For the last couple of last years, for some ridiculous security reason, people entering Womad have not been able to take in bottles of water. Empty bottles though were acceptable so there were scenes of people pouring out their water at the entrance. Thankfully sanity has prevailed and this year bottles of water are allowed!
Womad is not just about music. In the last few years it has broadened its scope to include talks and things like cooking demonstrations from visiting artists – Taste the World. I began day 2 with a visit to the Speakers Corner tent to listen to Aziza Brahim talk about the plight of the Saharawi people of the Western Sahara. She, typical of many of her generation, had spent her entire life in a refugee camp before moving to Barcelona as an adult. She now uses her music to advertise and lobby for the plight of her people who are still stateless and marooned in refugee camps in Morocco.
But back to the music. The Ainu, an indigenous people from the island of Hokkaido in Japan, have long been treated as second class citizens. The Oki Dub Ainu Band exist to play their brand of Japanese music, and highlight the condition of the Ainu people. They performed in traditional costume, and featured traditional stringed and mouth instruments. The mouth instruments resembled the sound of the Jews harp. They settled into a pleasing pattern of grooves that was nicely rhythmic and managed to retain an indigenous essence. It was quite hypnotic but it still sounded Japanese and the traditional flavour of their music did not get lost in the mix.
9 Bach, a folk group from Wales drew a large crowd. Lovely female harmonies were on show - backed by a sold driving beat. Plucked dulcimer added intrigue to the sound and though Welsh they may be the vocals had that inimitable stamp of much traditional folk music from the UK.
I had been wondering for years, given our historical connection with Vietnam, when Vietnamese music would turn up at Womad and it finally happened this year. Hanoi Masters consists of two older men who have obviously been playing traditional Vietnamese music for decades, and a younger woman who now lives in America. The super traditional music of the old masters is an acquired taste – quiet and mournful – and felt like a throwback to the early days of Womad when traditional sounds were presented unadorned. But it felt like the Hanoi Masters were really just an excuse for the female member of the troupe to demonstrate her prowess on a range of traditional instruments, and she was wonderful. She shared useful information about the instruments she was playing and the role of Vietnamese music in dealing with the horrors of war. This explained the plaintive and mournful air of the pieces they played.
Brushy One String hails from Jamaica, and yes, he plays a guitar with just one string. Brushy had a Jamaican flag hanging off his guitar neck and is an engaging character. Quite chatty and full of personality. The one string essentially acts as a bass part to his vocals. It was all quite listenable, and he eventually, as all good Jamaicans do, got to reggae. But I found myself wondering if he was just an eccentric white guy living here in Adelaide whether he’d get a gig at Womad. I doubt he would.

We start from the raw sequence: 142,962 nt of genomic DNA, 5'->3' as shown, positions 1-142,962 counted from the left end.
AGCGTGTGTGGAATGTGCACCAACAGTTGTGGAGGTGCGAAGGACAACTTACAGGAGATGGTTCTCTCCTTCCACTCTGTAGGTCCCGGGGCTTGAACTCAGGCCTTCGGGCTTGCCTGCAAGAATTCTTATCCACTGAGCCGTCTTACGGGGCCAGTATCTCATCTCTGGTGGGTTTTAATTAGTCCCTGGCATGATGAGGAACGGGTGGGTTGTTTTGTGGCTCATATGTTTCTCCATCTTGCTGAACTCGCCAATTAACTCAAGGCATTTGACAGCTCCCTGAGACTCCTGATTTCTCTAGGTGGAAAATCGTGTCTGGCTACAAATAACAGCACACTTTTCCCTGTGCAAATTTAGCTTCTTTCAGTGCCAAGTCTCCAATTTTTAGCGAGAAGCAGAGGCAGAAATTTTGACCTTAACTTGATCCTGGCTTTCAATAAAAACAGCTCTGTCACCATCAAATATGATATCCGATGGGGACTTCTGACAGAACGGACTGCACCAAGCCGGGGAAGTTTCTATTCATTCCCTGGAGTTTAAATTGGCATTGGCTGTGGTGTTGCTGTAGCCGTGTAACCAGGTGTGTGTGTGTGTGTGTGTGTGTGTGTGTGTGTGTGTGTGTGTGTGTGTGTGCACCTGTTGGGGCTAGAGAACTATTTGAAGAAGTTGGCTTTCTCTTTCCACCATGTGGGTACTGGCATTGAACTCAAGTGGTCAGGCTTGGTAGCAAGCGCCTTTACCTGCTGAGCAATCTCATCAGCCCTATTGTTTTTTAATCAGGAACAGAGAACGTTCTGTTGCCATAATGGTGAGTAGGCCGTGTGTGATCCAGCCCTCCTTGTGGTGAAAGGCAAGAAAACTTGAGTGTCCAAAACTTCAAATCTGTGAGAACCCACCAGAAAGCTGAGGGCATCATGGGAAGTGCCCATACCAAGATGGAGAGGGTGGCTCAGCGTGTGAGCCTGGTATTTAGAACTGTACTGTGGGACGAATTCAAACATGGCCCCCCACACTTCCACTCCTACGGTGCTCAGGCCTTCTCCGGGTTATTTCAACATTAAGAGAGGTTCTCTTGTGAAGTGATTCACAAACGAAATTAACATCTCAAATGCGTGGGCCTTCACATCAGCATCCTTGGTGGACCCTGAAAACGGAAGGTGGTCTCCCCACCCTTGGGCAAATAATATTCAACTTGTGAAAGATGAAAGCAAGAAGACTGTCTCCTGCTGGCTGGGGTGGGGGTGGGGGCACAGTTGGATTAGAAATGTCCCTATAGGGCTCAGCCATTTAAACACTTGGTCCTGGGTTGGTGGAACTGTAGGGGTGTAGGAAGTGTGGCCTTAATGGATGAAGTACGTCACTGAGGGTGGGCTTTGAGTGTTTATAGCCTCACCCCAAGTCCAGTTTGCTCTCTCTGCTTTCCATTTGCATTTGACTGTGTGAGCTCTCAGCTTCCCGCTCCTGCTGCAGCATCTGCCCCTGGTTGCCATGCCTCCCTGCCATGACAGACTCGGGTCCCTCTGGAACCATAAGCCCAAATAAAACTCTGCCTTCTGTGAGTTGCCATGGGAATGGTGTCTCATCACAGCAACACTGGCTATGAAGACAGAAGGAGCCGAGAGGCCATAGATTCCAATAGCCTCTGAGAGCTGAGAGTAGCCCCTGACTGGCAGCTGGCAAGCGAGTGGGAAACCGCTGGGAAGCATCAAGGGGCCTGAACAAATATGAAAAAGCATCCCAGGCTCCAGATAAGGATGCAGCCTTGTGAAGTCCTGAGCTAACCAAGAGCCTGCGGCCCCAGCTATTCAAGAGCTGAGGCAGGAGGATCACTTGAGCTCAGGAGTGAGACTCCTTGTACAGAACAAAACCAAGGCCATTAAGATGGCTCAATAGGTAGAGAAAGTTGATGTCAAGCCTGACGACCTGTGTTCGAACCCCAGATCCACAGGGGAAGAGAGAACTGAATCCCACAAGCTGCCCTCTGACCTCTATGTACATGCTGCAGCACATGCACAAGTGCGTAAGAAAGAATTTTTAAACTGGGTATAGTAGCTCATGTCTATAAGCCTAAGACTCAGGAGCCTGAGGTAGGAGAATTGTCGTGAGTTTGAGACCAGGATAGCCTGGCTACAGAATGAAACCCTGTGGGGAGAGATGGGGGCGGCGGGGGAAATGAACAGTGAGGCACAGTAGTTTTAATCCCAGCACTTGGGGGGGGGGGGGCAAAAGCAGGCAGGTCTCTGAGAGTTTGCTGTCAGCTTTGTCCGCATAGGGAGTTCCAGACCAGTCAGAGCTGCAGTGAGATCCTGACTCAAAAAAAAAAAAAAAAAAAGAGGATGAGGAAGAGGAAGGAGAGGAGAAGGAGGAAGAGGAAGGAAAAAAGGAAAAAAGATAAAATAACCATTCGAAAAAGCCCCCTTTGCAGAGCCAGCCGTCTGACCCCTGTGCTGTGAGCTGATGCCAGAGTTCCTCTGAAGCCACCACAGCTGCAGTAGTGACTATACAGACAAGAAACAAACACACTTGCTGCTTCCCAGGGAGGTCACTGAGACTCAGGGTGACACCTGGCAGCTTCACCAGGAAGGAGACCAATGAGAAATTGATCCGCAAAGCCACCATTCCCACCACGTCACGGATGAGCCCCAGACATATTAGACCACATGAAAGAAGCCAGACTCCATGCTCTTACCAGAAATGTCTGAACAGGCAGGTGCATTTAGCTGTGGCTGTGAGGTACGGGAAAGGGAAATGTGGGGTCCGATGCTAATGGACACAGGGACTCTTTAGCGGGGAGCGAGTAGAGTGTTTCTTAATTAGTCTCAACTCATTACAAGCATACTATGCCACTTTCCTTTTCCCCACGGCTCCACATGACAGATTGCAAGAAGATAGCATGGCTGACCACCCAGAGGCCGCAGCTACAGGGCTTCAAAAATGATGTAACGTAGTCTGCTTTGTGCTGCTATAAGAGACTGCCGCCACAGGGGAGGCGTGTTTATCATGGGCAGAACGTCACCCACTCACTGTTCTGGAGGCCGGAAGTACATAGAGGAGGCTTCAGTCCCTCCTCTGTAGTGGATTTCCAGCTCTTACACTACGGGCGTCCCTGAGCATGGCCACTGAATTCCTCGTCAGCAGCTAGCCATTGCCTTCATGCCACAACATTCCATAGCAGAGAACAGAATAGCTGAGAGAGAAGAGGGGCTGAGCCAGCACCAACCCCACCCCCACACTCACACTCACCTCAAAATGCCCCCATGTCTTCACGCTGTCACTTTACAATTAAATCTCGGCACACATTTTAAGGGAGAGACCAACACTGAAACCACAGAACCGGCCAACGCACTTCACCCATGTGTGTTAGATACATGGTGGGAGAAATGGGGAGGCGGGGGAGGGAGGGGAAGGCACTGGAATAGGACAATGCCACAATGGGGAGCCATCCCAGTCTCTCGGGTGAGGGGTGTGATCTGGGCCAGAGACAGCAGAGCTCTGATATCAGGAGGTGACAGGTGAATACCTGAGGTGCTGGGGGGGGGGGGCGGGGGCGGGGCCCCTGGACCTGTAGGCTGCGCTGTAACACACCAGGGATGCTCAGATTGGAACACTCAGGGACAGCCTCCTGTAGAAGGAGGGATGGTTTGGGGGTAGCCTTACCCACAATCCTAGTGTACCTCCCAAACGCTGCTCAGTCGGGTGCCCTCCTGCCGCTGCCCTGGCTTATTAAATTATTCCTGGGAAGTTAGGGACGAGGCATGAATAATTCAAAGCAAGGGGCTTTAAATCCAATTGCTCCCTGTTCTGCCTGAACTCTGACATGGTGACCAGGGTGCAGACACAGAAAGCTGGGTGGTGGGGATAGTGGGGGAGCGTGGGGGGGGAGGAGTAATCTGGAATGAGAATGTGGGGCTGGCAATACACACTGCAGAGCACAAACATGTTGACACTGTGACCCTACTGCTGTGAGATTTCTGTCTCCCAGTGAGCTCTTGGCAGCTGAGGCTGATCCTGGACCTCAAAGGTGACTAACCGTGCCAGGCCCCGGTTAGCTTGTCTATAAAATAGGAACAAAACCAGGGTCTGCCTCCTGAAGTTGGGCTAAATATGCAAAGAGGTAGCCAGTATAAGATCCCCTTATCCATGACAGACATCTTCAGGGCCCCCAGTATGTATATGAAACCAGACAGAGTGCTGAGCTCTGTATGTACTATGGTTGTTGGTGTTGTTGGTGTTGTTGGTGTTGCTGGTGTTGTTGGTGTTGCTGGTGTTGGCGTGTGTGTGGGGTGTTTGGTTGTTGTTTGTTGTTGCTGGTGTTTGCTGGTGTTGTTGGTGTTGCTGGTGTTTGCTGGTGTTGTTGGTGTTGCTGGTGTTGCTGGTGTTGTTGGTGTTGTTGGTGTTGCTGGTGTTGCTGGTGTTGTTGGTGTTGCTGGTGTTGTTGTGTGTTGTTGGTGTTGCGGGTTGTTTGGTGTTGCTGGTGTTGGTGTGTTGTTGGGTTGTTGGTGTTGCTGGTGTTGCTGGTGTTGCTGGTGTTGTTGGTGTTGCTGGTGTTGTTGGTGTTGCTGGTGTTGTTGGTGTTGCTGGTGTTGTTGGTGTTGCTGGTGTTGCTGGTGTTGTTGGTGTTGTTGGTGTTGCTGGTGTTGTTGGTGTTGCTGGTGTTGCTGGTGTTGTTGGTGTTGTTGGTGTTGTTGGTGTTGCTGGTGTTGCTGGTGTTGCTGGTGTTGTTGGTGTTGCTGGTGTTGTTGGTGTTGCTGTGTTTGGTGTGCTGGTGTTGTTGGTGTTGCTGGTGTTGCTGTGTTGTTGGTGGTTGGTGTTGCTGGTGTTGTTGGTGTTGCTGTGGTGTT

Most people will remember Toni Childs as the singer of Stop Your Fussing – a mega hit from the 80’s. It’s amazing what just one hit can do for your popularity. She drew a huge crowd to the Novatech stage and she didn’t disappoint. She began by saying she wanted to cleanse our musical palates from everything else we had heard in the preceding day and a half, and she did this with an atmospheric piece featuring bagpipes and drums. What followed was a solid set of pop songs of quality and substance, and that unmistakable and tuneful vocal style – lovely to listen to.
Aurelio is from Honduras, and was introduced as a musician who straddles influences from the Latin world, Africa, and the Caribbean. And it was a fair description. Though 4 of the 6 musicians on stage were either percussion or bass, they didn’t lose a sense of melody as they played a set of songs that contained a lot of variety – reflective of the multiple influences that inform their music. Strangely one song sounded uncannily like the music from Pail Simon’s Graceland album. There was some lovely interplay between Aurelio and his electric guitarist, and they left enough space in their music for some beautiful lead guitar solo work that didn’t rely on overspeed and volume. Really quite tasteful.
Baba Zula were a weird mob. Billed as the torchbearers of Turkish psychedelic rock and roll, their two frontmen appeared in kind of traditional dress but it was more about not taking things too seriously I suspect. They rocked the Zoo stage for an hour with good solid rhythms that kept a connection with their Turkish roots. Traditional strings (oud, saz) were electrified. In fact, there was a lot of electronic gadgetry onstage but they still managed to keep things from spiralling out to anonymous global funk land. Quite impressive actually – and a good model for other world music bands to follow I’d suggest.
And then of course there were The Waifs. A huge crowd packed the area in front of the Foundation stage and they played their polished brand of folk rock to an adoring crowd. If you are way down the back of the main stage this year you can watch the concert on a big screen that has been erected about two thirds down the way toward the back. A separate crowd gathered there for the not quite live version of the show!
Two days down and this 25th anniversary Womadelaide already feels like a huge success. Womad management however may be a little concerned about crowd numbers. Great for those in attendance – it’s much more comfortable when it’s less crowded – but it does feel like numbers are down on last year. And rain is predicted for day 3.
(This review also published on The Clothesline.)
(This review also published on The Clothesline.)